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Research Papers

Demand Response-Driven Production and Maintenance Decision-Making for Cost-Effective Manufacturing

[+] Author and Article Information
Fadwa Dababneh

Department of Mechanical and
Industrial Engineering,
University of Illinois at Chicago,
Chicago, IL 60607
e-mail: fdabab2@uic.edu

Lin Li

Department of Mechanical and
Industrial Engineering,
University of Illinois at Chicago,
Chicago, IL 60607
e-mail: linli@uic.edu

Rahul Shah

Department of Mechanical and
Industrial Engineering,
University of Illinois at Chicago,
Chicago, IL 60607
e-mail: rshah204@uic.edu

Cliff Haefke

Energy Resources Center,
University of Illinois at Chicago,
Chicago, IL 60607
e-mail: chaefk1@uic.edu

1Corresponding author.

Manuscript received September 4, 2017; final manuscript received January 26, 2018; published online March 13, 2018. Assoc. Editor: Karl R. Haapala.

J. Manuf. Sci. Eng 140(6), 061008 (Mar 13, 2018) (11 pages) Paper No: MANU-17-1552; doi: 10.1115/1.4039197 History: Received September 04, 2017; Revised January 26, 2018

Manufacturers consume about 27% of the total electricity in the U.S. and are among the main contributors in the rising electricity demand. End-user electricity demand response is an effective demand side management tool that can help energy suppliers reduce electricity generation expenditures while providing opportunities for manufacturers to decrease operating costs. Several studies on demand response for manufacturers have been conducted. However, there lacks a unified production model that balances production capability degradation, maintenance requirements, and time-of-use (TOU) electricity prices simultaneously such that the interaction between production, maintenance, and electricity costs is considered. In this paper, a cost-effective production and maintenance scheduling model considering TOU electricity demand response is presented. Additionally, an aggregate cost model is formulated, which considers production, maintenance, and demand response parameters in the same function. The proposed models provide manufacturers with tools for implementing feasible and cost-effective demand response while meeting production targets and efficiently allocating maintenance resources. A case study is performed and illustrates that 19% in cost savings can be achieved when using the proposed model compared to solely minimizing the electricity billing cost. In addition, 14% in cost savings can be achieved when using the proposed model compared to a strategy where only the maintenance cost is minimized. Finally, the benefits of demand response driven production and maintenance scheduling under different cost and parameter settings are investigated; where the rated power, production rate, and initial machine production capability show to have the largest impact on the cost effectiveness of implementing demand response.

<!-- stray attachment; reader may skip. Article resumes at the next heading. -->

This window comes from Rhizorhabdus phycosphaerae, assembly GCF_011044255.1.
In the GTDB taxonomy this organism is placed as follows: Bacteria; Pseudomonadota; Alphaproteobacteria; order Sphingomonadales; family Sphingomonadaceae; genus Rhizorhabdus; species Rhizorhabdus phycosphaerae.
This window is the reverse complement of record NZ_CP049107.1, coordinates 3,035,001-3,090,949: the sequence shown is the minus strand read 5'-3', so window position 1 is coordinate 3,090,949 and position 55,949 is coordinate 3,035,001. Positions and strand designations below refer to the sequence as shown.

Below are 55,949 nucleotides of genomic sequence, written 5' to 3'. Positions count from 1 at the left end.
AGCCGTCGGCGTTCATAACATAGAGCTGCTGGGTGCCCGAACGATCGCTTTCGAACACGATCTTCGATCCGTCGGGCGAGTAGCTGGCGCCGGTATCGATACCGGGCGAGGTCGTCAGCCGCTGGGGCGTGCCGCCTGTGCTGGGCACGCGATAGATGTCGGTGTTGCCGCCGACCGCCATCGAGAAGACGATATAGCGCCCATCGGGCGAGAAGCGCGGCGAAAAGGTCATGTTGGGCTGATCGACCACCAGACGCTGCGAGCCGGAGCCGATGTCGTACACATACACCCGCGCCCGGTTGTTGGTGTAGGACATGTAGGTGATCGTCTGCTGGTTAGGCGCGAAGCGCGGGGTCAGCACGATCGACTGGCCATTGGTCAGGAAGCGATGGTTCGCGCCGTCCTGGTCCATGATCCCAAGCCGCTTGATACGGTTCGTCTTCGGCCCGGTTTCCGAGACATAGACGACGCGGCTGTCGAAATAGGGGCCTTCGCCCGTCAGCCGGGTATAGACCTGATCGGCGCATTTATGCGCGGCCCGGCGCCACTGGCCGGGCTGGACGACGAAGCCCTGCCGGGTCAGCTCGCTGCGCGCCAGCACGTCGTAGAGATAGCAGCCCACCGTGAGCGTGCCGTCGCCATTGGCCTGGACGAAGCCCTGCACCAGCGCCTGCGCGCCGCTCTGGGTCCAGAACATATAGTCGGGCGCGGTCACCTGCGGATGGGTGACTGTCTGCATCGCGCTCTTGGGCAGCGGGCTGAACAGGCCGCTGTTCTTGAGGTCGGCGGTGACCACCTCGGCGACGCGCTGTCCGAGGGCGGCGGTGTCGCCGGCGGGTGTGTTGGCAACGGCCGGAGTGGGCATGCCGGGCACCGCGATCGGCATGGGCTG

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Figures

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Fig. 1

Energy unit price comparison

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Fig. 2

Serial N machine N–1 buffer production system

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Fig. 3

Production capability degradation dynamics

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Fig. 4

Energy and maintenance cost comparison

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Fig. 5

Cpart for: (a) percent of machine rated power; (b) percent of maintenance rated power; (c) machine production rate; (d) initial machine production capability; (e) buffer fill percentage; and (f) number of maintenance crew resources

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Fig. 6

Cpart for PSO generated samples

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Fig. 8

Normal probability plot and histogram of residuals for ANOVA analysis

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Fig. 9

Response optimizer

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